“I wanted it to be like walking through an exhibition and looking at individual stills,” she says, “because photography is so tied up with New York history. I just thought that the book, if it was going to work at all, had to reflect the city, and had to reflect photography somehow as well. It just made sense to me.” These moments are presented through fragments of glacial third person, present tense descriptions. It’s a voice which can, with equal validity, be described as lifeless monotone or gloriously effective stylisation. “It’s quite a deliberate thing,” Bradbury argues the positive take. “I wanted the effect to be this, this, this, this,” she chops her hand down onto the table, “… end. There had to be rhythm, because that’s kind of what the city’s like in a way, that’s the experience of it.” And how memory works? “That’s exactly right. I wanted it to be without judgement, without commentary.”
The themes of Everyone is Watching
And thematically? Well the book is preceded by a quote from DeLillo’s Underworld: ‘Longing on a large scale is what makes history.’ Bradbury lists the author among her key New York influences, but its inclusion is more than a simple bow to an idol. “I certainly wanted to use something from Underworld,” Bradbury says, “because it had been this symbol for me. It’s all about New York… it’s about longing and desire, however you want to interpret that, whether its Moses’ vision and ambition for the city, the longing to put this city into practice and to get it working… Longing, it’s a wonderful word, slightly more muted than desire and it has more than a shade of what that means.”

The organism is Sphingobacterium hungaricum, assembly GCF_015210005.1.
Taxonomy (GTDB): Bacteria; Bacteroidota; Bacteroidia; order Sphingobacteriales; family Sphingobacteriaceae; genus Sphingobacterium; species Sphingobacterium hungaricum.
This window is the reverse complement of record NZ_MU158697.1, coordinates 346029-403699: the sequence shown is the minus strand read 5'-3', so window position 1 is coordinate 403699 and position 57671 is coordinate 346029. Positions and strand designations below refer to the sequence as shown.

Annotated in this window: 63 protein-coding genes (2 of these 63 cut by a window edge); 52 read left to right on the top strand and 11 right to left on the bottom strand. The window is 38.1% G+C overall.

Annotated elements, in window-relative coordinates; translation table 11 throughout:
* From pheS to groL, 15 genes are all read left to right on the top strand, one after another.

The novel reflects this, lamenting the unsanitised New York of the late 70s and early 80s. The city that offered the personal freedom for the suburbanite Mapplethorpe to create his uncompromising art. As Bradbury puts it: “this idea of a place allowing you to choose a life that you want to live.” But this city no longer accommodates these artists and outsiders so readily. While the South Bronx remains 80 blocks from Tiffany’s, the cultural gradient from cut diamond to urban wasteland is no longer so steep. We contrast the current day with 80s exploitation movies which reflected a city on the brink of moral and financial bankruptcy. Enzo Castellari unearthed ready-made sets for his post-apocalyptic Bronx Warriors films. “It’s horrific,” admits Bradbury, “… when you look at that and think, they haven’t built that for the film, this is exactly what it looks like.”